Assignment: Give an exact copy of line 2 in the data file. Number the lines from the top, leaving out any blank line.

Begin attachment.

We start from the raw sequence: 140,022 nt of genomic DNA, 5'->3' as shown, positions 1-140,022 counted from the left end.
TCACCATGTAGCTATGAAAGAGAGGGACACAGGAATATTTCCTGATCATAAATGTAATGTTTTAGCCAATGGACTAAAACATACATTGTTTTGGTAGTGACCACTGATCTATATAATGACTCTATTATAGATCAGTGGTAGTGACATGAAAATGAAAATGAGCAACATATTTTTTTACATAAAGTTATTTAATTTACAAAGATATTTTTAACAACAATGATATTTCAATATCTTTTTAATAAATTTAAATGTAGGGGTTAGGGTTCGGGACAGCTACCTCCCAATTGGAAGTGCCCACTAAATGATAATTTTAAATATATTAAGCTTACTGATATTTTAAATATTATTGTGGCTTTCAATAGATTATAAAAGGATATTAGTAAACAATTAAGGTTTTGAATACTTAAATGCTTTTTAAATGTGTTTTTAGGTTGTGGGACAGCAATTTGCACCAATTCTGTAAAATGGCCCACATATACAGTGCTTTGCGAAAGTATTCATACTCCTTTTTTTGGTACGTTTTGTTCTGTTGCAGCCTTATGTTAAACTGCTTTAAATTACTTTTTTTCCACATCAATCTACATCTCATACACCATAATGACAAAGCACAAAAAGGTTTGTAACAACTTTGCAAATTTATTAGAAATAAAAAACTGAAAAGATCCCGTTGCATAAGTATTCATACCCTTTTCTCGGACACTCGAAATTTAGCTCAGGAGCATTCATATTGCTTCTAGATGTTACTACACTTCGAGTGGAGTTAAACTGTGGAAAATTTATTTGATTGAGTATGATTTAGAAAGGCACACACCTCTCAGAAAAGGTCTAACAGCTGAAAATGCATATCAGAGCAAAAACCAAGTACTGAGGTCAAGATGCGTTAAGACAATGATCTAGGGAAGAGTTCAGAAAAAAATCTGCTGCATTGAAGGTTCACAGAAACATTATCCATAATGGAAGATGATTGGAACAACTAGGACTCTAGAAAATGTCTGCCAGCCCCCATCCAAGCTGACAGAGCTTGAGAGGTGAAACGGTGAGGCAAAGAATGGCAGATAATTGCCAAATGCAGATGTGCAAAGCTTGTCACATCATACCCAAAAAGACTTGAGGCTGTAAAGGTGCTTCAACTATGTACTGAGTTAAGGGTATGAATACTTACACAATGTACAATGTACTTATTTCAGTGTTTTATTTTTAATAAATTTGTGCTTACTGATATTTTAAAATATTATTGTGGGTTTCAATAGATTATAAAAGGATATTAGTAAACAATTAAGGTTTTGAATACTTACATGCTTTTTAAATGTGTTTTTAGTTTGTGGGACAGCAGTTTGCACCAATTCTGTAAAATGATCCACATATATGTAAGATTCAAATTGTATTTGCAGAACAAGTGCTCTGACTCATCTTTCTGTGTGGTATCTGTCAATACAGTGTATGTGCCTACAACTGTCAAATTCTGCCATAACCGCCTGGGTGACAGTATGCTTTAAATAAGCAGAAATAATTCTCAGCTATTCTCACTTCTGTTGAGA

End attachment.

TCACCATGTAGCTATGAAAGAGAGGGACACAGGAATATTTCCTGATCATAAATGTAATGTTTTAGCCAATGGACTAAAACATACATTGTTTTGGTAGTGACCACTGATCTATATAATGACTCTATTATAGATCAGTGGTAGTGACATGAAAATGAAAATGAGCAACATATTTTTTTACATAAAGTTATTTAATTTACAAAGATATTTTTAACAACAATGATATTTCAATATCTTTTTAATAAATTTAAATGTAGGGGTTAGGGTTCGGGACAGCTACCTCCCAATTGGAAGTGCCCACTAAATGATAATTTTAAATATATTAAGCTTACTGATATTTTAAATATTATTGTGGCTTTCAATAGATTATAAAAGGATATTAGTAAACAATTAAGGTTTTGAATACTTAAATGCTTTTTAAATGTGTTTTTAGGTTGTGGGACAGCAATTTGCACCAATTCTGTAAAATGGCCCACATATACAGTGCTTTGCGAAAGTATTCATACTCCTTTTTTTGGTACGTTTTGTTCTGTTGCAGCCTTATGTTAAACTGCTTTAAATTACTTTTTTTCCACATCAATCTACATCTCATACACCATAATGACAAAGCACAAAAAGGTTTGTAACAACTTTGCAAATTTATTAGAAATAAAAAACTGAAAAGATCCCGTTGCATAAGTATTCATACCCTTTTCTCGGACACTCGAAATTTAGCTCAGGAGCATTCATATTGCTTCTAGATGTTACTACACTTCGAGTGGAGTTAAACTGTGGAAAATTTATTTGATTGAGTATGATTTAGAAAGGCACACACCTCTCAGAAAAGGTCTAACAGCTGAAAATGCATATCAGAGCAAAAACCAAGTACTGAGGTCAAGATGCGTTAAGACAATGATCTAGGGAAGAGTTCAGAAAAAAATCTGCTGCATTGAAGGTTCACAGAAACATTATCCATAATGGAAGATGATTGGAACAACTAGGACTCTAGAAAATGTCTGCCAGCCCCCATCCAAGCTGACAGAGCTTGAGAGGTGAAACGGTGAGGCAAAGAATGGCAGATAATTGCCAAATGCAGATGTGCAAAGCTTGTCACATCATACCCAAAAAGACTTGAGGCTGTAAAGGTGCTTCAACTATGTACTGAGTTAAGGGTATGAATACTTACACAATGTACAATGTACTTATTTCAGTGTTTTATTTTTAATAAATTTGTGCTTACTGATATTTTAAAATATTATTGTGGGTTTCAATAGATTATAAAAGGATATTAGTAAACAATTAAGGTTTTGAATACTTACATGCTTTTTAAATGTGTTTTTAGTTTGTGGGACAGCAGTTTGCACCAATTCTGTAAAATGATCCACATATATGTAAGATTCAAATTGTATTTGCAGAACAAGTGCTCTGACTCATCTTTCTGTGTGGTATCTGTCAATACAGTGTATGTGCCTACAACTGTCAAATTCTGCCATAACCGCCTGGGTGACAGTATGCTTTAAATAAGCAGAAATAATTCTCAGCTATTCTCACTTCTGTTGAGA